As South Africans woke up to the news that the ANC national executive committee had resolved to recall President Jacob Zuma on Tuesday morning, opposition politicians turned their attention from Zuma to the party, saying it needed to “sort out its mess”.
The ANC is expected to brief the media on Tuesday afternoon on the outcomes of the committee’s 13-hour-long marathon meeting held in Irene, outside Pretoria.
It is understood that following Zuma’s refusal to resign immediately as head of state, the party’s highest decision making body resolved to recall him, invoking the clause in the African National Congress constitution that gives the structure the powers to recall a public representative.
The party is expected to write to Zuma on Tuesday morning, informing him of its decision.
Bantu Holomisa, on Twitter, urged the ANC to not waste South Africans’ time. He believed the party had “failed South Africans” and needed to join the opposition in a vote of no confidence to “sort out your mess”.
The ANC is under pressure to decide on Zuma’s fate as opposition parties have demanded that Speaker Baleka Mbete move forward a motion of no confidence tabled by the Economic Freedom Fighters. Mbete responded to say she needed more time to consult with the party’s leader, Cyril Ramaphosa.
The EFF has given her a new deadline of 1pm on Tuesday to decide on a new date for the motion.
The Democratic Alliance’s national spokesperson Phumzile van Damme said that if Ramaphosa had influence and power within the ANC, he would be able to give direction and convince the national executive to recall Zuma.
“He clearly hasn’t been able to do that. And he is the great hope to fix the ANC? I’m sorry, but no.”
If Ramaphosa had influence & power within the ANC, he would be able to give direction & convince the NEC for a Zuma recall. He clearly hasn’t been able to do that. And he is the great hope to fix the ANC? I’m sorry, but no.— Phumzile Van Damme (@zilevandamme) February 12, 2018
The urgent meeting started at 2pm on Monday and ended at 3am on Tuesday.
At 11pm, the national executive committee instructed party president Ramaphosa and secretary-general Ace Magashule to drive to Zuma’s official residence Mahlamba Ndlopfu in Pretoria, to give him an ultimatum to resign or face a recall.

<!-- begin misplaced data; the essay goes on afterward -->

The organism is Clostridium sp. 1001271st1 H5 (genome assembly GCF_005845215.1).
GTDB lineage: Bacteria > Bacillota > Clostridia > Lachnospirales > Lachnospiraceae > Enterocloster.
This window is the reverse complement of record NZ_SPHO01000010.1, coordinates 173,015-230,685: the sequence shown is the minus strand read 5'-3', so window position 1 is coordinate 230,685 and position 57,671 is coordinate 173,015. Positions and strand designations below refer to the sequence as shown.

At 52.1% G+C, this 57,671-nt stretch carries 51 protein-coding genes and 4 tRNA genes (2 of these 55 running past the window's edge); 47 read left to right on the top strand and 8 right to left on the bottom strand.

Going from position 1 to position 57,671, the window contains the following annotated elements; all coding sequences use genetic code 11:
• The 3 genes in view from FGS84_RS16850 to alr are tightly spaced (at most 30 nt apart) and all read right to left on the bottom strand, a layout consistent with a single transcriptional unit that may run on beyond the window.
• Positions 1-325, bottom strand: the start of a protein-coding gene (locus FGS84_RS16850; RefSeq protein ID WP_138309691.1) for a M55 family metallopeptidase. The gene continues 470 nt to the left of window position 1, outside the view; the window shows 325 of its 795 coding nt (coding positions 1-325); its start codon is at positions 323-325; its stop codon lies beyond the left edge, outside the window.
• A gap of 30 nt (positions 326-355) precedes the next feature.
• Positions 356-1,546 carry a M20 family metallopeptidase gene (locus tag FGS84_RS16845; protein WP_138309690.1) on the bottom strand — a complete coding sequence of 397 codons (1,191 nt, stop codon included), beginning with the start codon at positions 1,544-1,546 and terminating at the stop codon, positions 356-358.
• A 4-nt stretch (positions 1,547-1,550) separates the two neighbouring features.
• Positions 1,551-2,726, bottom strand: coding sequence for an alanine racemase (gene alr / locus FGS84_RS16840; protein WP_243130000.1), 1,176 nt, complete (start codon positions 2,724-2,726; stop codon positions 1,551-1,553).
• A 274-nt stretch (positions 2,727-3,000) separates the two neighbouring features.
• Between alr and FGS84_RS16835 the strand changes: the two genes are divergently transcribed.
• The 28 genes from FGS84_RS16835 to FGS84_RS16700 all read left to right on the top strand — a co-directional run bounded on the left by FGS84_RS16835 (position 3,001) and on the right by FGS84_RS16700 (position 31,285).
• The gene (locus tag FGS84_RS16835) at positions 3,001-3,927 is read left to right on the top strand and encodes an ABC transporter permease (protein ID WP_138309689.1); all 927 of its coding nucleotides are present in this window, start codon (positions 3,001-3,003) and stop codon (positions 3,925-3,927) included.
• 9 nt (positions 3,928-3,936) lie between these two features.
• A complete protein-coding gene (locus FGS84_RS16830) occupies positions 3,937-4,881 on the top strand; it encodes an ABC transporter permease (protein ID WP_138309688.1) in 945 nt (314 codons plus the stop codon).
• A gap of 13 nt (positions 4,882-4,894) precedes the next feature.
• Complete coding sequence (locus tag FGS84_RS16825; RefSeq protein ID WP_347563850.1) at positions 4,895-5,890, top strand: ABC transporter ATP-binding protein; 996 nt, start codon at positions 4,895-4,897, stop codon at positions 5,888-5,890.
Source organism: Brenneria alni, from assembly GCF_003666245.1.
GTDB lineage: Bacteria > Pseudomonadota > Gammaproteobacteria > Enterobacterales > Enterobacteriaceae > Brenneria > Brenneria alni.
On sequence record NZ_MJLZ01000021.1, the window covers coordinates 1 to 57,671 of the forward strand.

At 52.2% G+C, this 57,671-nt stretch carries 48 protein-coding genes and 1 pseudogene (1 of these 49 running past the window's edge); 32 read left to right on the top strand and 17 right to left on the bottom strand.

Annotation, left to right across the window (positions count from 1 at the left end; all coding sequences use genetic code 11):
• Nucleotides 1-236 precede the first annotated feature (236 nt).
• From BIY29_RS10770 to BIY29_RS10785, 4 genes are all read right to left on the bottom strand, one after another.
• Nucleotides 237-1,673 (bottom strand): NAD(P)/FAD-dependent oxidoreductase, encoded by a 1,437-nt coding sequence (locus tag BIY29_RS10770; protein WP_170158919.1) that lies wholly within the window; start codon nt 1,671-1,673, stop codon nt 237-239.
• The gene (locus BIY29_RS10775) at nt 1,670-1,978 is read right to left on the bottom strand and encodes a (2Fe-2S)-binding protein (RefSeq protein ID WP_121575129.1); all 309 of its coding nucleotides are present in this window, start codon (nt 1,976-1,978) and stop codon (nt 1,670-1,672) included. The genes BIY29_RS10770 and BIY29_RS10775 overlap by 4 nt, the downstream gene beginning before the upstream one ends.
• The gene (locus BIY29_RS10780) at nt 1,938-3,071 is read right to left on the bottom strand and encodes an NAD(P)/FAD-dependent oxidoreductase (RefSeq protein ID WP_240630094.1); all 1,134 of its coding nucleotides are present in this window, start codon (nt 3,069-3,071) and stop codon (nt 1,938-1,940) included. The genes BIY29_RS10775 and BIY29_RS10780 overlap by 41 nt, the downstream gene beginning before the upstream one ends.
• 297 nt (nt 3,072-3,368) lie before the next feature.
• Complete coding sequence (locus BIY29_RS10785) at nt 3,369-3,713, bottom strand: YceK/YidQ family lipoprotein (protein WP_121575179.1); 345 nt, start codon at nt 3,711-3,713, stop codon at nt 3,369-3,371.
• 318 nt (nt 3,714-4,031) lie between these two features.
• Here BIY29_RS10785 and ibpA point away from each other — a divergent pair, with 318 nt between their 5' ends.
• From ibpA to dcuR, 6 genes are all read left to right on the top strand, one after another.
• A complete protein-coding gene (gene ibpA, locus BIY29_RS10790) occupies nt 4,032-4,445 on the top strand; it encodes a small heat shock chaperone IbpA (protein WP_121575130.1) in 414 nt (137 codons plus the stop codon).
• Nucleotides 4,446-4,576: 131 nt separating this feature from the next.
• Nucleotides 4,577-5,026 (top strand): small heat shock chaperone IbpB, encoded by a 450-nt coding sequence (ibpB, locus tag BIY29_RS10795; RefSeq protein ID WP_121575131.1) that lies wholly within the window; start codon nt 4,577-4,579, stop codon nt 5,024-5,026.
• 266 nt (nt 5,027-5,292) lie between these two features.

That meeting lasted less than an hour, with Zuma refusing to comply. Ramaphosa and Magashule delivered that news to the national executive committee meeting at midnight. The venue was on lockdown in the hour that the two left to meet Zuma and returned.
National executive committee sources told News24 that during the trio’s meeting, Zuma was still asking “what he did wrong”.
“Zuma told Ramaphosa and Magashule that he would respond to them publicly when the party informs him of the decision to recall him,” a source said.
Zuma is said to have demanded to stay on at the Union Buildings for another three months to attend at least two upcoming events. The national executive committee, however, rejected his conditions.
Sources insisted that Zuma wanted to still be head of state when the Brics summit is held and he wanted attend another African Union meeting.
The Brics summit is scheduled for July in Sandton, which would mean Zuma would stay for five months. Zuma pioneered South Africa’s entry to join the Brazil, Russia, India and China grouping.
“We can’t allow him to stay on. He has disrespected the organisation. The party also needs to move on, we need to have State of the Nation, we need investors to come back,” a source said.
ANC senior member Enoch Godongwana is said to have led the charge for Zuma to go. He is said to have argued that in light of the State Capture inquiry investigating Zuma’s relationship with the Guptas, threat of impeachment and a motion of no confidence against him, recalling him was “saving Zuma from himself”.
However, Zuma is said to have been defended by several members, including ANC Women’s league secretary general Meokgo Matuba and North West Premier Supra Mahumapelo.
They are said to have argued that the national executive committee never gave the top six officials a mandate to recall Zuma but instead to negotiate a transition.
The sources who spoke to News24 on condition of anonymity, could not say if the meeting had decided on the next step if Zuma refused to resign.
Earlier, News24 reported that if Zuma had refused to resign even after a decision to recall him, the battleground would move to Parliament. In the past, the ANC had called it the “worst form of betrayal” of the party if its MPs voted with the opposition. – Additional reporting by News24